Emblematic structure, the Jacques Cartier Bridge is an icon of Greater Montreal. Inaugurated in 1930, this five-lane bridge links Montreal to Longueuil and provides access to Île Sainte-Hélène.

In a nutshell
In a nutshell

Opening of the Jacques Cartier Bridge: May 1930

  • Five traffic lanes
  • Speed: 50 km/h
  • Scooters: Authorized
  • Cyclists (including bicycles and powered scooters): Authorized on the multipurpose path
  • Pedestrians: Authorized on the multipurpose path and sidewalk
Weekdays, morning rush hour from 5:30 a.m. to 9:30 a.m.*:
  • Three lanes open towards Montreal
  • Two lanes open towards the South Shore
Weekdays, daytime from 9:30 a.m. to 3:30 p.m.:
  • Two lanes open towards Montreal
  • Two lanes open towards the South Shore
  • Daytime, weekdays, maintenance works is frequently occur between 10 a.m. and 2 p.m. in the fifth lane
Weekdays, evening rush hour from 3 p.m. to 7:30 p.m.*:
  • Three lanes open towards the South Shore
  • Two lanes open towards Montreal
Weekdays, evening/night from 7:30 p.m. to 5:30 a.m.:
  • Closure of the central lane from 7:30 p.m., after rush hour
  • One lane opens in each direction from 1 a.m. to 4 a.m. when there is little traffic
  • The Sûreté du Québec manages the operation of the central lane depending on the traffic situation
  • Some lanes are closed late at night as a safety measure because there is no central median on Jacques Cartier Bridge
  • Two lanes open in each direction (closure of the central lane)
  • A third lane is open in either direction based on traffic needs

*These periods are subject to change according to the flow of traffic. 

Vehicles less than 15 metres (less than 50 feet) in length:
  • Authorized on the Jacques Cartier bridge
  • Authorized on the access ramps leading to Parc Jean-Drapeau
Vehicles over 15 metres (over 50 feet) in length:
  • Authorized on the Jacques Cartier Bridge,
  • Prohibited on the access ramps leading to Parc Jean-Drapeau
Oversized trucks: license required
Towing: exclusive contract on the bridge
Monitoring: Sûreté du Québec
Technical data
  • Total number of spans: 40 (24 on the Longueuil side and 16 on the Montreal side)
  • Main channel width: 304.8 m between the wharf and the pier in the river
  • Roadway width: 18.3 m between the curbs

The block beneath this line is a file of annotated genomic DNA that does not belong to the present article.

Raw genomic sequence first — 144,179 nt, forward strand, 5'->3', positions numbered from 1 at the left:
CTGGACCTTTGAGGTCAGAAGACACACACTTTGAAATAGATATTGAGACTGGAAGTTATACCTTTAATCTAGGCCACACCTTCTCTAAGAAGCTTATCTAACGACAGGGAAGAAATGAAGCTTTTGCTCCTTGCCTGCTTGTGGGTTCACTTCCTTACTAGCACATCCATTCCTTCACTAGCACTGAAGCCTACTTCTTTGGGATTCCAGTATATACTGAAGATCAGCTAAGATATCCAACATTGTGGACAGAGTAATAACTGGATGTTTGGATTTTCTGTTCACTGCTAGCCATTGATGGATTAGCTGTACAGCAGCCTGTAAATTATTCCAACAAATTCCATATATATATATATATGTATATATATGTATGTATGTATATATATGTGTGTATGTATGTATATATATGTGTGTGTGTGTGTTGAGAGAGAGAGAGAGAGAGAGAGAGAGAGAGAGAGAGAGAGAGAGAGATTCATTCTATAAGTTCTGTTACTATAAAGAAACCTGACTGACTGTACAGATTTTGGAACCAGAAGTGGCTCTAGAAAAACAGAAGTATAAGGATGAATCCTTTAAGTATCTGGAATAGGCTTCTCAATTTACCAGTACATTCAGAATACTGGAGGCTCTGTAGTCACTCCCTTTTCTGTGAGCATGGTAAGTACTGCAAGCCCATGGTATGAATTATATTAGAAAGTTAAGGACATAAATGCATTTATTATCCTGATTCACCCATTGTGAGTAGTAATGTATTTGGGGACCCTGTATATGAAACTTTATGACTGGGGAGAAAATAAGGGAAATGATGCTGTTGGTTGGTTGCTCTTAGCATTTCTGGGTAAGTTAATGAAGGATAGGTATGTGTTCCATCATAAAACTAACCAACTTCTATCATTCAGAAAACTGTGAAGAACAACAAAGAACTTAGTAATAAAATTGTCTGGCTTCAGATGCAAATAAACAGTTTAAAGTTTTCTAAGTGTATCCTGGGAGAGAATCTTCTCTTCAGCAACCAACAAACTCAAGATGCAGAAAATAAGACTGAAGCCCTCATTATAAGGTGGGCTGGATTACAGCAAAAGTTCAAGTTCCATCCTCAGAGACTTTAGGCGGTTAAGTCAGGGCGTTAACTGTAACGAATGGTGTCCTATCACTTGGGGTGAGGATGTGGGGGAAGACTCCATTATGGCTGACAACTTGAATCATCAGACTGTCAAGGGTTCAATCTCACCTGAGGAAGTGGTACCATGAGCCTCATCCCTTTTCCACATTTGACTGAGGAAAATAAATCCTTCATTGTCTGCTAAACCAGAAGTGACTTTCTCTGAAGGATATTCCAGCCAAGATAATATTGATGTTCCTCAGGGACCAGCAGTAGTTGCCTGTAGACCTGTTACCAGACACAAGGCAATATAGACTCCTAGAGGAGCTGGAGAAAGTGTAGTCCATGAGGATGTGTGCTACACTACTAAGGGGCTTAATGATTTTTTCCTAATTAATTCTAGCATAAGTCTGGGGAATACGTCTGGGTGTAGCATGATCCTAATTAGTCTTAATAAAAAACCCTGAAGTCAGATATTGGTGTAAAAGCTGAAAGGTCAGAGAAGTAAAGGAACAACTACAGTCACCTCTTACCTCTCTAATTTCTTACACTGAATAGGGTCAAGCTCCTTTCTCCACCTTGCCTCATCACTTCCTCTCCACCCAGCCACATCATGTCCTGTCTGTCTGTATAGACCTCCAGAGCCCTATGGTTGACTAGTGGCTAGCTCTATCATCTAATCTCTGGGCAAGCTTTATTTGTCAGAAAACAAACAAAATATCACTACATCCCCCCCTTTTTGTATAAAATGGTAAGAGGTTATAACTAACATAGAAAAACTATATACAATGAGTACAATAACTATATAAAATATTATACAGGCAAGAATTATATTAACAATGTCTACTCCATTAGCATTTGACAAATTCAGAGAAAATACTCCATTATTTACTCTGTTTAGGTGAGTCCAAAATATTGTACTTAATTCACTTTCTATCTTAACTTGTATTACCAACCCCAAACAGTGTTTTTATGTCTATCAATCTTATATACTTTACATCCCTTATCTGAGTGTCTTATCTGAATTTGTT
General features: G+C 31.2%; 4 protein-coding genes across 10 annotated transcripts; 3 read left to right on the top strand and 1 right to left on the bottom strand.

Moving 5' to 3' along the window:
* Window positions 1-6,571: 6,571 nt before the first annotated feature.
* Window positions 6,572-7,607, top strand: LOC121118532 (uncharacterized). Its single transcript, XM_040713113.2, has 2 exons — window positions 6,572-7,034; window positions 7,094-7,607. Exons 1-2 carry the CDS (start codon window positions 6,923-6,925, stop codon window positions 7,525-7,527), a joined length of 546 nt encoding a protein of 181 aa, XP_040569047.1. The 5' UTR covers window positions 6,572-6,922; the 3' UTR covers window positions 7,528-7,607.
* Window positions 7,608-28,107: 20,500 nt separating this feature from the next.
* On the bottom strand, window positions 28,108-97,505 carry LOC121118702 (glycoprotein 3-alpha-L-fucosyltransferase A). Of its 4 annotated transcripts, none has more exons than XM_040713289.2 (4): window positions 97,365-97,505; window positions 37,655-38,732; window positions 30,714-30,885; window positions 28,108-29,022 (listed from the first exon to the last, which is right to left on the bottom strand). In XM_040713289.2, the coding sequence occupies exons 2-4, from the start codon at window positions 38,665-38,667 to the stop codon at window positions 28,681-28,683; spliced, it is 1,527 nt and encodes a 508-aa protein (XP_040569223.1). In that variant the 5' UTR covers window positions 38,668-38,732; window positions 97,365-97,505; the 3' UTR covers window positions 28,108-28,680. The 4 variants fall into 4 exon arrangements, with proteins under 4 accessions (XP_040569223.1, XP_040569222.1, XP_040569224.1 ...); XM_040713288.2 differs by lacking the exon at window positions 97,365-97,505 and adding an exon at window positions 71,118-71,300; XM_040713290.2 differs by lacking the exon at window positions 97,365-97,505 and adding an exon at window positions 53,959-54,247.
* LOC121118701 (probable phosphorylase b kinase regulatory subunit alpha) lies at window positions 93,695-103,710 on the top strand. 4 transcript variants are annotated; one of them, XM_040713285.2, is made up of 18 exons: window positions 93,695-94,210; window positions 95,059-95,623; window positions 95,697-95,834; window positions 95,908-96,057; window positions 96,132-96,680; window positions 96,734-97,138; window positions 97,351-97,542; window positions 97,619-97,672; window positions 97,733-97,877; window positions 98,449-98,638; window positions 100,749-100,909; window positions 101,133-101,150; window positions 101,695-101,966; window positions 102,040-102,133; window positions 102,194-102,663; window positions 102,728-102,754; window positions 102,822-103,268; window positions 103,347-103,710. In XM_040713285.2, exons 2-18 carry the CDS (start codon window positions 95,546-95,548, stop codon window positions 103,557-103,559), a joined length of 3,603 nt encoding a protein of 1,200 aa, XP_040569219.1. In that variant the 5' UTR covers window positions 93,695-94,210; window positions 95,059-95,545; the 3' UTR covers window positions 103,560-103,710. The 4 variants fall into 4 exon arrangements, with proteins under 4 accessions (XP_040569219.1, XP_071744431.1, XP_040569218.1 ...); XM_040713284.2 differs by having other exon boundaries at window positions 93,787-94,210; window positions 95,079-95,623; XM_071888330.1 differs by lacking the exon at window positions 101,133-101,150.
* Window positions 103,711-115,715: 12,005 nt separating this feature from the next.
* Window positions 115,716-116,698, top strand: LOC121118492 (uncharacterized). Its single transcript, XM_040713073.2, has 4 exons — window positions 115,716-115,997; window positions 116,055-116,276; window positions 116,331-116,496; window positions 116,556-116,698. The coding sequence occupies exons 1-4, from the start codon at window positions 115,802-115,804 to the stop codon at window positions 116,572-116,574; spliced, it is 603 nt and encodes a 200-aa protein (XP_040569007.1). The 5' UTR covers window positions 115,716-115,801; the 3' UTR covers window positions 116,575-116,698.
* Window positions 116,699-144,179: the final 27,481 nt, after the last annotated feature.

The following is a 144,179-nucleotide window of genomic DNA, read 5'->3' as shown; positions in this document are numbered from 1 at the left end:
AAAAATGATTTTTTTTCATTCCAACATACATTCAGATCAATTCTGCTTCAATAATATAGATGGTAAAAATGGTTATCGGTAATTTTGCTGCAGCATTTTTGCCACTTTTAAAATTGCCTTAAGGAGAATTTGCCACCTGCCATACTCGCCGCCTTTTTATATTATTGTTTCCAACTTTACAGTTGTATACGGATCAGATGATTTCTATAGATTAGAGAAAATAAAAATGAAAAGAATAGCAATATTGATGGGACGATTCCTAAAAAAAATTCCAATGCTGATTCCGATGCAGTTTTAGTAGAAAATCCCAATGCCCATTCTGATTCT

• Multipurpose path width: 2.5 m
  • Sidewalk width: 1.5 m
  • Weight of steel of the bridge and pavilion (original construction): 33,267 tonnes
  • Amount of concrete in the piers and other supports (original construction): 86,547 m3
  • Amount of cut stone for the piers (original construction): 13,379.7 m3
  • Amount of gravel and other fill materials in the embankments (original construction): 95,569 m3
  • Amount of paint required for one coat (original construction): 38,641.8 L
  • Number of piers: 28 piers, 2 abutments, 13 steel towers with 4 pedestals each and 60.9 m of concrete arches
  • Number of rivets: Approximately 4 million
  • Number of pneumatic caissons: 8
  • Concrete for the deck and substructure of south approach and main span
  • Steel for the superstructure and substructure of north approach
  • The bridge deck is 23.1 m wide. It has a multipurpose cantilever path on the upstream side and a pedestrian cantilever sidewalk on the downstream side
  • The deck is supported by riveted trusses that rest on concrete piers at the south approach and steel towers at the north approach
  • In the cantilever section, dowels (trunnions) and tension anchors are used to articulate some of the assemblies

Stops at the 326.2-m fill section at the south approach.


Extends from Pier 1 to Pier 9.


Spans the St. Lawrence Seaway and is approximately 36.6 m above the canal surface.


Extends from Pier 10 to Pier 19A, which is the southern boundary of the Île Sainte-Hélène Pavilion.


The Île Sainte-Hélène Pavilion is a three-story building. A rare example of Art Deco architecture in Montreal it is being renovated for a new use. It has a pedestrian tunnel decorated with murals that lets people get from one side of the bridge to the other under the traffic lanes.


Extends from the north boundary of the Île Sainte-Hélène Pavilion to Pier 23.


The most recognizable part of the bridge, this cantilever section extends from Pier 23 to Pier 26 and spans the St. Lawrence River. It has two anchor spans at each end, two cantilever spans and a central suspended span. The bridge engineers combined aesthetics and technique to create a remarkable interplay of proportions.

The main span includes the four finials often called the “Eiffel Towers.” From the deck, you would never believe that each one is nearly 4.6 m tall and weighs about 6 tonnes!


Includes a section with steel towers.


North approaches that are partly on concrete arches.


Thanks to intelligent programming, the Jacques Cartier Bridge is the first connected bridge that comes alive every night and changes with the rhythm of Montreal’s seasons and energy.

  • 2,807 lights            
  • 10.4 km of cables
  • 50,000 hours: estimated lifespan of the LED lights

Any questions?

Live traffic
Road Traffic
Toward Montréal:
Toward South Shore:
Active Mobility
Multipurpose path

Work advisories

From February 26 to November 30 , 2024
Jacques Cartier Bridge | Painting work on the steel structure on the sidewalk side, from February 26 to…
From June 20 to August 2 , 2024
Jacques Cartier Bridge | Complete closure of the bridge from 8 p.m. during the fireworks - Sunday, July 14
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